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Targeting Poverty in the Courts: Improving the Measurement of Ability to Pay

Gavel on top of hundred-dollar billsThe project: In March 2015, the U.S. Justice Department issued a scathing report that outlined the systematic criminalization of offenses like parking and minor traffic tickets and even unmowed lawns. Fines and failure to pay result in cascading consequences that illustrate the legal cost of being poor: mounting fines and late fees, license suspensions, and jail. Those affected were disproportionately impoverished and Black. As a result, courts across the nation looked at how they handle ability to pay issues and the Michigan Supreme Court handed down new rules that take into consideration material hardship and the defendant’s ability to comply.

The U-M Online Court Project (OCP) developed and tested an objective digital method of evaluating litigants’ ability to pay. The method helps defendants provide courts with a complete picture of their financial stability in a fair manner and assists courts in exploring alternative sanctions for those who cannot pay. The goal is to enable courts to make more accurate determinations on ability to pay issues, reduce the number of individuals subjected to insurmountable escalating penalties, and help courts assess when financial sanctions are truly appropriate.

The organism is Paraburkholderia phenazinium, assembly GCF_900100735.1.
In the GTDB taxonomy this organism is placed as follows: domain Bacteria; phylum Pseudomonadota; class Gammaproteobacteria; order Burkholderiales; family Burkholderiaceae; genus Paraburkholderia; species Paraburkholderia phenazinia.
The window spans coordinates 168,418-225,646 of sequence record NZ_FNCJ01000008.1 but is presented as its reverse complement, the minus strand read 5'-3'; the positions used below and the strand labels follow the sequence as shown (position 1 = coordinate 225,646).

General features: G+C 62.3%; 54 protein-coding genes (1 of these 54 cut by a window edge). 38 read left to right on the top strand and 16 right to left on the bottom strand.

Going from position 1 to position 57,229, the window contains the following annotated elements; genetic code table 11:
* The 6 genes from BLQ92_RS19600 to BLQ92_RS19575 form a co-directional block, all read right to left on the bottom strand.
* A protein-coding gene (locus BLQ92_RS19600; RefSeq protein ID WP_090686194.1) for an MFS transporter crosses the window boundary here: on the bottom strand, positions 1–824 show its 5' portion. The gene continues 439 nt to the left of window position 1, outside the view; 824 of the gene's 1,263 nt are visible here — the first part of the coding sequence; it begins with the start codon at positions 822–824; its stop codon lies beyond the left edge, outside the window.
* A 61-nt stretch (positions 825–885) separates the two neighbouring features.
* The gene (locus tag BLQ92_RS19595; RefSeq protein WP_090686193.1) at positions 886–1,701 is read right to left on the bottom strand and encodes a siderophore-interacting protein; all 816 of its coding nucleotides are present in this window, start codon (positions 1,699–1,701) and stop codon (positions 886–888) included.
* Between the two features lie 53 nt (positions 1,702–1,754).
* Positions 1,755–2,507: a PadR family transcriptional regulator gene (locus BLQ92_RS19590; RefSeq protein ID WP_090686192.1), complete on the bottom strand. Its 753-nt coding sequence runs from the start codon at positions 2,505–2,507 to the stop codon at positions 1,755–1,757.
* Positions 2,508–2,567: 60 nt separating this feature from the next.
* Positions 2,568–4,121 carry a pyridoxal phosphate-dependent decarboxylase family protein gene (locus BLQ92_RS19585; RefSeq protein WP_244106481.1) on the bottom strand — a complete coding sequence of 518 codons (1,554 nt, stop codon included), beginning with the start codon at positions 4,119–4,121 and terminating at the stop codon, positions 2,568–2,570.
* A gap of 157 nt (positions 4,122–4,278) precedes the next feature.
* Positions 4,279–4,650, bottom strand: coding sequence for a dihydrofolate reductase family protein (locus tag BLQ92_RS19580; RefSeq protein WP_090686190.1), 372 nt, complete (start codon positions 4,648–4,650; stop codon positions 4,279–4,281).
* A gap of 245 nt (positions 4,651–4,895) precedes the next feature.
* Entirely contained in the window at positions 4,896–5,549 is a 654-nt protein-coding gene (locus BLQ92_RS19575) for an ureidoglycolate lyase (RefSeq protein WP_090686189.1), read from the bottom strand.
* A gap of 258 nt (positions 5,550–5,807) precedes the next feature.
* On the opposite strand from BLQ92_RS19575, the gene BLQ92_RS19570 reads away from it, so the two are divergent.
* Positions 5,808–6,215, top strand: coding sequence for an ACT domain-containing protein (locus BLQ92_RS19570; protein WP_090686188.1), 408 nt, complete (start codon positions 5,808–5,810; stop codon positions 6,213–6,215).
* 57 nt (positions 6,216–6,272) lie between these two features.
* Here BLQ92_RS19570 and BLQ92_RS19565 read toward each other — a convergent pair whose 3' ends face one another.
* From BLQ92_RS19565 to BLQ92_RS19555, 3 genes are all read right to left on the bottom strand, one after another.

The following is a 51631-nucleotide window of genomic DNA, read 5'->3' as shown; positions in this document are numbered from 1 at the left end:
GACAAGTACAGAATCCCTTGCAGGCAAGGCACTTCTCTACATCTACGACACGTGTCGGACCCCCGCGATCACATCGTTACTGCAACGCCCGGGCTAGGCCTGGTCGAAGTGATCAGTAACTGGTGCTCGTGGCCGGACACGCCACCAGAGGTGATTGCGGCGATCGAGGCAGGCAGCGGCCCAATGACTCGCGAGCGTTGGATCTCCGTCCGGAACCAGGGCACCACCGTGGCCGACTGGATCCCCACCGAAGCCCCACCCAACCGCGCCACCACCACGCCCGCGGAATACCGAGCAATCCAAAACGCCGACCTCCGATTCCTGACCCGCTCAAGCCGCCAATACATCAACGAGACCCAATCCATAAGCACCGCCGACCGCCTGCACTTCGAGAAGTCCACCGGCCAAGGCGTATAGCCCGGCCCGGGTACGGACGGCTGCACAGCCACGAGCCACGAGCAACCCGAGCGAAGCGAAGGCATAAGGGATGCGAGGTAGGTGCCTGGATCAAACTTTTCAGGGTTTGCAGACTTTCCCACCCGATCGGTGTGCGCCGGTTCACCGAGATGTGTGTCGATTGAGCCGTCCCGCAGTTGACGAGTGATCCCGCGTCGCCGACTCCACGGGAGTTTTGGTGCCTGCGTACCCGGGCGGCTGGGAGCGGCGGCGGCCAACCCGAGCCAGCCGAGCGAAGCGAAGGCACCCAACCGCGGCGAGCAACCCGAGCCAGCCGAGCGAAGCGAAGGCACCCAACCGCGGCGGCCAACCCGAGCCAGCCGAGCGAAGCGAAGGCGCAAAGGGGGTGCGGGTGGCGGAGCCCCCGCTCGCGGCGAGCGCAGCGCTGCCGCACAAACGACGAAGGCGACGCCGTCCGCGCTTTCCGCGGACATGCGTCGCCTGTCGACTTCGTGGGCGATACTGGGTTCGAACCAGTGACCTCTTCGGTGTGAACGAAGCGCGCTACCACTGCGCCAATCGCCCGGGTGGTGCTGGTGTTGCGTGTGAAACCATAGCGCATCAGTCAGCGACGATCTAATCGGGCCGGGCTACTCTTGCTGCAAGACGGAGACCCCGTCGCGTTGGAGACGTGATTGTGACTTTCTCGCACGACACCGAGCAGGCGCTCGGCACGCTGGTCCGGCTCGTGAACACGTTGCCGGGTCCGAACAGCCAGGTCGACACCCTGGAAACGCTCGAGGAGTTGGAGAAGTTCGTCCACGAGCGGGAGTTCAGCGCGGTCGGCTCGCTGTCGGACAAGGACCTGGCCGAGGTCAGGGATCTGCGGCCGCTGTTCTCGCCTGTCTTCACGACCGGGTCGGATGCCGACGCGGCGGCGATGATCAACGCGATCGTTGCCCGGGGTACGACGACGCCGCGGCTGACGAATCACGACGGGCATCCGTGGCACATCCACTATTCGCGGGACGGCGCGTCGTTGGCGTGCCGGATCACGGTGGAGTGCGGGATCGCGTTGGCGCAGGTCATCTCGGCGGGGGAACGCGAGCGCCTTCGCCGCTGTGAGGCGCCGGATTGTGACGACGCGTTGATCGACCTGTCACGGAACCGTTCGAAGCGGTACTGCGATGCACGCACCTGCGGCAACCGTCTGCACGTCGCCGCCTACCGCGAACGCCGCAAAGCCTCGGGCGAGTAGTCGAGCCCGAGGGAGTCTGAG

The process: U-M Law School, local tech start-up Court Innovations, and local courts partnered to implement online dispute resolution in six Michigan courts serving communities with higher-than-average poverty rates. 

Researchers evaluated how judges determine low-income defendants’ ability to pay fines and fees using remote court technology. They wanted to examine whether the ability-to-pay tool would reduce bias, make courts more accessible, and improve upon existing in-person determination procedures. 

Results: Tentative results from this study suggest the ability-to-pay online tool offers a highly efficient, time-saving mechanism for people to coordinate with courts to resolve outstanding fees without having to face the barriers of taking time off work, finding childcare, or otherwise spending a day in court. 

The evaluation found the ability-to-pay online dispute tool greatly improved the judicial measurement of ability to pay for low-income defendants and helped to reduce bias. 

More information: Targeting Poverty in the Courts: Improving the Measurement of Ability to Pay

JJ Prescott, U-M Law School
Meghan O’Neil, U-M Institute for Social Research